Employers should be able to do temperature checks and contact tracing, the guidelines say.
The guidelines suggest three phases for states to reopen, with progressively relaxed levels of social distancing. Each phase would require a 14-day period of a "downward trajectory" of cases to advance to the next one.
…but Georgia’s not ready yet
While touring a 200-bed overflow hospital constructed in the sprawling Georgia World Congress Center Thursday, Kemp said it is time to start discussing next steps for the state, but there is not a one-size-fits-all approach.
“The situation we have in Georgia is our peak of when it gets here keeps moving further away,” Kemp said. “And we have other states like New York, Washington and California that are now on the backside of the peak… so the governors are going to have to make decisions based on what’s happening in the state.”
When he made the comments, projections from the University of Washington’s Institute for Health Metrics and Evaluation pegged the peak of Georgia’s COVID-19 cases and hospital use to the first week of May, while the state’s stay-home order currently expires April 30.
The governor said that the next week of data is going to help determine whether that order will be extended and what steps the state will take next.
“To me, I wish the peak was now and we’d be moving on the other side, so when it moves out it’s a little disappointing” Kemp said. “But on the other hand, every time the model moves further out, the numbers get better for our bed capacity.”
The toll of the virus is not limited to the health of Georgians, although 617 have lost their lives since the beginning of the pandemic.
The latest report from the Georgia Department of Labor shows at least 10% of Georgia’s population has filed for unemployment in the last month and over half a billion dollars in benefits has been paid out.
In an interview with CNHI, Commissioner Mark Butler said his agency is scrambling to keep up with a system not designed to withstand this kind of demand.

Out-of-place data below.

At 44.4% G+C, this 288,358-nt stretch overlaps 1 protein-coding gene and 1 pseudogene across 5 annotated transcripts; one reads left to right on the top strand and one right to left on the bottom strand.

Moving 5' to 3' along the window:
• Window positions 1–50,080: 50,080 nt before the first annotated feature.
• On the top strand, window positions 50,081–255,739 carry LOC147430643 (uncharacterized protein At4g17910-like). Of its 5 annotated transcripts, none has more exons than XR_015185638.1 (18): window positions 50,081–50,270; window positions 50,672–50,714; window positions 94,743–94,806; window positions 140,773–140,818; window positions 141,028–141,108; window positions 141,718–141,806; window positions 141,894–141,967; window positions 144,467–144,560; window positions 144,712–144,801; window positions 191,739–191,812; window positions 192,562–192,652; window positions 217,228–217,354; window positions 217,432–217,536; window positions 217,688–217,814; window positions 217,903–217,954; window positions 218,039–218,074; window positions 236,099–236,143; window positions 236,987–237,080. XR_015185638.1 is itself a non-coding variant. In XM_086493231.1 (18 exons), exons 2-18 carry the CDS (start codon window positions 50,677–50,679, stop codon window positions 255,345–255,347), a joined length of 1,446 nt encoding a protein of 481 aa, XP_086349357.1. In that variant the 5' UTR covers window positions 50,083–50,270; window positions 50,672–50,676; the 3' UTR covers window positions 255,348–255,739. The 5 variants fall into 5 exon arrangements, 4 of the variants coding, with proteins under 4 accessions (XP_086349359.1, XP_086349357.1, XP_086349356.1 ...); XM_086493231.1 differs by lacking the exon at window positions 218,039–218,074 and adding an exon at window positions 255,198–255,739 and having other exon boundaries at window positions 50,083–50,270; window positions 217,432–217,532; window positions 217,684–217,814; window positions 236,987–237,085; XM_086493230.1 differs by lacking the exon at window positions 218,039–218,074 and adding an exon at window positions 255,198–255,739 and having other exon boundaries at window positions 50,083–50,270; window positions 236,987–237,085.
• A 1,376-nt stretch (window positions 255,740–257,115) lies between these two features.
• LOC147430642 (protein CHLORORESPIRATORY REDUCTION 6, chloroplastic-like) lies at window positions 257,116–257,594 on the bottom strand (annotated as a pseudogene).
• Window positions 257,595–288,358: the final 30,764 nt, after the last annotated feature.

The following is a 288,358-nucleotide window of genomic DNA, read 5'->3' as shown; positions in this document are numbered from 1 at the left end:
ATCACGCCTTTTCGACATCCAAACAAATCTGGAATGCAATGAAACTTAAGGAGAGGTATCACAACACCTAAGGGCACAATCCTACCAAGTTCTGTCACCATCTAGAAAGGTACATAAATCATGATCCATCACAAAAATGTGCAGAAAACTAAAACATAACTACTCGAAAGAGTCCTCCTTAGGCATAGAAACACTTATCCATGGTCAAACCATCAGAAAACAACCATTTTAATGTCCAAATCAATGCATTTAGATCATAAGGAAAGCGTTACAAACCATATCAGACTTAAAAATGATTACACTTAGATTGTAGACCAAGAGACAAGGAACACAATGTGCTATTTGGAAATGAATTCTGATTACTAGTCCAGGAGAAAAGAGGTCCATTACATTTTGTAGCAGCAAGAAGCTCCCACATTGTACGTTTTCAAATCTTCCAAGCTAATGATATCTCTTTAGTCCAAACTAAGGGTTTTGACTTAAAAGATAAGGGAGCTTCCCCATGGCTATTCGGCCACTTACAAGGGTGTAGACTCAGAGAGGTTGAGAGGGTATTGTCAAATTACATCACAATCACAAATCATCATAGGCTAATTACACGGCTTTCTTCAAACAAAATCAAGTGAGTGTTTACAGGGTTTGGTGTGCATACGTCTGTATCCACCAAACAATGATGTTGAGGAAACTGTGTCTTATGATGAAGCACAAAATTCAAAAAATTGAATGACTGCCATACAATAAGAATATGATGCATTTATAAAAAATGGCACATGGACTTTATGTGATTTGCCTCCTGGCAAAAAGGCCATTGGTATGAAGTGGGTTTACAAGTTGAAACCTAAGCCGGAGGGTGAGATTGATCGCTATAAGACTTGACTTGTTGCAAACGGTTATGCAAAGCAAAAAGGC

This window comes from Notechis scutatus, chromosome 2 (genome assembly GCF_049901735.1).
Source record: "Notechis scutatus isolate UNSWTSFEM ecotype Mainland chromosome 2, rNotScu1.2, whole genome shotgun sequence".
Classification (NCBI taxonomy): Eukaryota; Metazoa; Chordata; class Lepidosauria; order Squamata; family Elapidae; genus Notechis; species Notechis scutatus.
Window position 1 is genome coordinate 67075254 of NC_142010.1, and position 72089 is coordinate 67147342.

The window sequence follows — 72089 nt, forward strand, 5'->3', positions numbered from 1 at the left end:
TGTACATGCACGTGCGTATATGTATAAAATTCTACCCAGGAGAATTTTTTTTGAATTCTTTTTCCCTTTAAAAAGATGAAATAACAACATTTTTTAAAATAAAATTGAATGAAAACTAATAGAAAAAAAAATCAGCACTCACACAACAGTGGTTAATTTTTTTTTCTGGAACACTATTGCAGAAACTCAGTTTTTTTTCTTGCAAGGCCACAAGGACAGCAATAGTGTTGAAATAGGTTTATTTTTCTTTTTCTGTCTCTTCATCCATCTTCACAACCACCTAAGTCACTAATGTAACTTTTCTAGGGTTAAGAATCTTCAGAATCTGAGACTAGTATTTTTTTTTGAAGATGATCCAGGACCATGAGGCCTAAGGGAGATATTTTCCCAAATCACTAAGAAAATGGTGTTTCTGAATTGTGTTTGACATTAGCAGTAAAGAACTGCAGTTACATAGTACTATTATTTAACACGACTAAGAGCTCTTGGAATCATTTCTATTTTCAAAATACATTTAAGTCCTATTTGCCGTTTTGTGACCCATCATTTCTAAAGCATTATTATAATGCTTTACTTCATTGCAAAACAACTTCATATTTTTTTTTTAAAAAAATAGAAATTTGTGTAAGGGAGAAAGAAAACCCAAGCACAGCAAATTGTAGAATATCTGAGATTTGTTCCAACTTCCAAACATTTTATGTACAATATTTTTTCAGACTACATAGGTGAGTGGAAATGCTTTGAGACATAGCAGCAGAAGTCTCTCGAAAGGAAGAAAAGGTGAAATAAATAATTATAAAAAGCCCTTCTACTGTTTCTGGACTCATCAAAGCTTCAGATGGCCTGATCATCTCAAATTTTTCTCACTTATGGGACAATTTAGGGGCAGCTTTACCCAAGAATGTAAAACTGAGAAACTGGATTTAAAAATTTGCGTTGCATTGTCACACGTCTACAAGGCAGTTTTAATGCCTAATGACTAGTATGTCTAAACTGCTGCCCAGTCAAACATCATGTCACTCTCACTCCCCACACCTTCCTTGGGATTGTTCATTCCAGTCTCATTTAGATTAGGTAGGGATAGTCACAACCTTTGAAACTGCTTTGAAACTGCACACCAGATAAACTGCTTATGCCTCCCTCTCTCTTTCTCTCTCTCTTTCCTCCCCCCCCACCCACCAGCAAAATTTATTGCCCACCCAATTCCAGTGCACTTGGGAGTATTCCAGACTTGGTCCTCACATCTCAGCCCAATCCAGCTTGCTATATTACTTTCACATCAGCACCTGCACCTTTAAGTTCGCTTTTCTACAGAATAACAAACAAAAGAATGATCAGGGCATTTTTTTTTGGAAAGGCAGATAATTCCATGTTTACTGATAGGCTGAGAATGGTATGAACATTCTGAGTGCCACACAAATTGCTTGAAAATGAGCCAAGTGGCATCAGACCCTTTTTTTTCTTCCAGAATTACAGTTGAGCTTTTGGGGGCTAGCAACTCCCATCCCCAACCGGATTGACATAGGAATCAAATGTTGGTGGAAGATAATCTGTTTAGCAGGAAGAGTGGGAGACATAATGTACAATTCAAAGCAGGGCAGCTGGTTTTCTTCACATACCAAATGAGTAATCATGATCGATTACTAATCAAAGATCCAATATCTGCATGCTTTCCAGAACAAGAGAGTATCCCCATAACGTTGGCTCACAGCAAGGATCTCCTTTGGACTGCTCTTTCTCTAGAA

“Across the state, residents struggling to file for unemployment benefits have reported dropped calls and web pages that won’t load.
But if the department added 1,000 more phone lines and tripled its staff, he said, it still wouldn’t be enough.”
These are the things that Kemp must grapple with.
Check with mayors before reopening, Albany’s Bo Dorough Says
The mayor at the center of the most intense viral outbreak in Georgia says he hopes Kemp will defer to local mayors.
Albany Mayor Bo Dorough enacted a shelter-in-place order well before Kemp enacted one for the entire state, and Dorough still wishes he could under state law be stricter than the governor. For instance, take church services, a sticking point in southwest Georgia, where the outbreak began in church communities attending a funeral.
“We were on a call with clergy today and some of the ministers advised us that they had talked with the governor's office and they were informed that drive in church services are acceptable,” Dorough said. “And it was our opinion that if we're going to proscribe any gatherings of more than 10 people, that's absolutely contrary to what directive we're giving you.”
That conflict between what he feels is best for his community and rules set by the governor illustrates for Dorough something he said even for him was a hard concept to wrap his head around until very recently.
“Up until about 10 days ago, I, like many others, thought we were looking at one day on the calendar when all the restrictions were going to be lifted and everything was going to return to normal,” Dorough said. “But now we realize that this has to be a transition.”
Absentee Ballot Drop Boxes Allowed For June 9 Primary
The Georgia State Election Board passed an emergency rule Wednesday allowing county officials to set up secure drop boxes for voters to return their absentee ballots as local administrators grapple with running an election during a global health crisis.
This could give some of Georgia's 7 million-plus eligible voters another way to return their ballots for the June 9 primary election only, as counties begin to close polling places because of staff shortages and try to implement social distancing at the polls.
County registrars are now authorized to set up one or more secure locations on government-owned property where voters can drop their completed absentee ballot any time before the polls close at 7 p.m. on Election Day.
Social distancing in the sky
A group of local pilots are bringing a sky-sized message to health care workers around Metro Atlanta, one flight at a time.
The Falcon RV Squadron is a group of Peachtree-City based pilots that usually perform in air shows.
Recently, they’ve been taking off and drawing giant hearts in the air over hospitals to bring hope to the community.